Dr J's Sex Facts

Fun sex facts and accurate information from a clinical sexologist for a hotter and more fulfilling sex life.

Friday, September 05, 2008

Teach Your Children Well

“The foundation of every state is the education of its youth.”
Diogenes


You Who Are on the Road

As everyone knows, we’ve just finished going through the major political conventions here in the U.S.; and during the past week, if you were paying even the slightest attention, you were bombarded with reminders of the abject failure of an “abstinence-only” education. Watching a 17-year-old victim of this policy being paraded before us as if she were some sort of cultural icon of ignorance got me thinking that there’s the distinct possibility that, depending on the outcome of the upcoming presidential election, this horrible injustice may actually slink away when the present administration leaves office—or it may just continue with its reactionary, business-as-usual party line. Can you tell which political party can’t even buy a clue when it comes to sex? Actually, that’s probably erroneous, seems like one party CAN buy a clue when it comes to manipulating peoples’ fears to its own advantage.

Don’t You Ever Ask Them Why

American teens continue to get pregnant and/or contract STDs at jaw-dropping rates, AND they’re doing so at increasingly younger ages in spite of—or more likely because of—federally funded “abstinence education,” which is really just another way of saying no education at all.

Here’s what my college students tell me they learned in high school: In gender-separate (!!) classes, they watched cartoons about reproduction and puberty, and that was that. This is what’s deemed a “well-rounded” education. So where did they get ACTUAL sex information? Some went to the Internet, where, if they were lucky, they stumbled upon some terrific sites with accurate, non-judgmental information, like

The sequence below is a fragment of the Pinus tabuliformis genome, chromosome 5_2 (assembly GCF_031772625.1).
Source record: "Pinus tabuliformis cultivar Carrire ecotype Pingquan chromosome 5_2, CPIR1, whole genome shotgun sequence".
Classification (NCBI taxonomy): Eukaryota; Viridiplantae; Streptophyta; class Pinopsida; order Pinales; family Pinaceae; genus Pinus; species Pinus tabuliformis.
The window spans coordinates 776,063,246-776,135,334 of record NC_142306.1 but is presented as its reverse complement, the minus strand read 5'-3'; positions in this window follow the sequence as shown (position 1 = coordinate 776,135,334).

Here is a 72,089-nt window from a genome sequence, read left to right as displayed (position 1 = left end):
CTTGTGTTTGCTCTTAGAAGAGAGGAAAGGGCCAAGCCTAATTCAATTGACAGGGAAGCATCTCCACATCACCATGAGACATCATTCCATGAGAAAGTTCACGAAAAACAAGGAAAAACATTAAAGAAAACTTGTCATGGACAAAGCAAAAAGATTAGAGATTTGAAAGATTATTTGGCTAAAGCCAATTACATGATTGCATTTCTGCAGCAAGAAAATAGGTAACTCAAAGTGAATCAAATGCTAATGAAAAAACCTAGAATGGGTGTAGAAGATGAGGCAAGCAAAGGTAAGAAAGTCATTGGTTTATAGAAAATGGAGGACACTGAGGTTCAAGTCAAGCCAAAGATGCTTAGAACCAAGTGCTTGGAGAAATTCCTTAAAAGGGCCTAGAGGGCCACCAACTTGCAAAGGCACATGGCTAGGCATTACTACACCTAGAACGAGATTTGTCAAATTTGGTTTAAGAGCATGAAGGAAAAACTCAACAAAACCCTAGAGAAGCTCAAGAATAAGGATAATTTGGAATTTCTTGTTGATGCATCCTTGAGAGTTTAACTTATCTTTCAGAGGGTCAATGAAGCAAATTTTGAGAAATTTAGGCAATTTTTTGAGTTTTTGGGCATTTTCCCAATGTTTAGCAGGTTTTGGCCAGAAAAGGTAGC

www.Scarleteen.com

The unlucky ones found sites with hidden agendas to keep them ignorant. You know: the ones that reinforce that sex is bad and sinful and preach that you can get AIDS from looking at erotica on a computer, etc.

So what kind of job are the schools doing to educate kids? Below is a brief sampling of some of the questions I’ve received from my 18- and 19-year-old students in just the past year.

Does it hurt to have sex with a boy who’s uncircumcised?
Do Asian women have sideways vaginas?
Does masturbation stunt your penis?
Can a woman get pregnant through oral sex?
Is there an herb/pill I can take to make my penis grow?
Will masturbating prevent me from having an orgasm during p-v sex?

There are endless variations on the above, but you get the picture. Especially sad are the endless myths about self-pleasuring, which is NEVER discussed in these alleged “sex ed.” classes, because if nobody is talking about it, then nobody could possibly be doing it, right?

And Feed Them on Your Dreams

These kids get absolutely no accurate information about sex, and yet they’re expected to ignore all the signals their bodies are giving them and remain sexless “until marriage.” Now in addition to being totally illogical and just plain mean, this policy also assumes that a) everyone will marry at some point, and b) no one has the right to be sexual UNLESS they’re married! Did someone turn the thermostat down to the 19th century? Brrr!

The Ones They Pick

Now here’s a radical thought: How about ACTUALLY ASKING teens what they need from their sex ed. programs? Why does no one ask kids what they're experiencing and what information they could use to help navigate decision-making in sexual situations?

The Ones You Know By

And here’s another: How about soliciting research from actual sexologists when developing the curriculum? Think of it: the people in the trenches who actually work with these kids! Do you suppose they might have some valuable insights?

The important and most effective step to take at this juncture would be to determine what does work, and strive to understand how we know that it works. Let’s look into the prospects of developing a new approach, one that would treat our children as the empowered, sexual individuals they are and then work to make that approach one of our top priorities.
Tune in next week for answers—and more questions.

With Pleasure,

Dr. J

2 Comments:

  • At 7:12 PM, Blogger Christine said…

    Well put, niece. Great post!
    BTW: even though I don't comment, I often read your posts. Just so you know... :)

     
  • At 5:00 PM, Blogger Dr J said…

    Aww. Great to hear from you--and thanks to my favorite aunt for the support. See you soon. Love J

     

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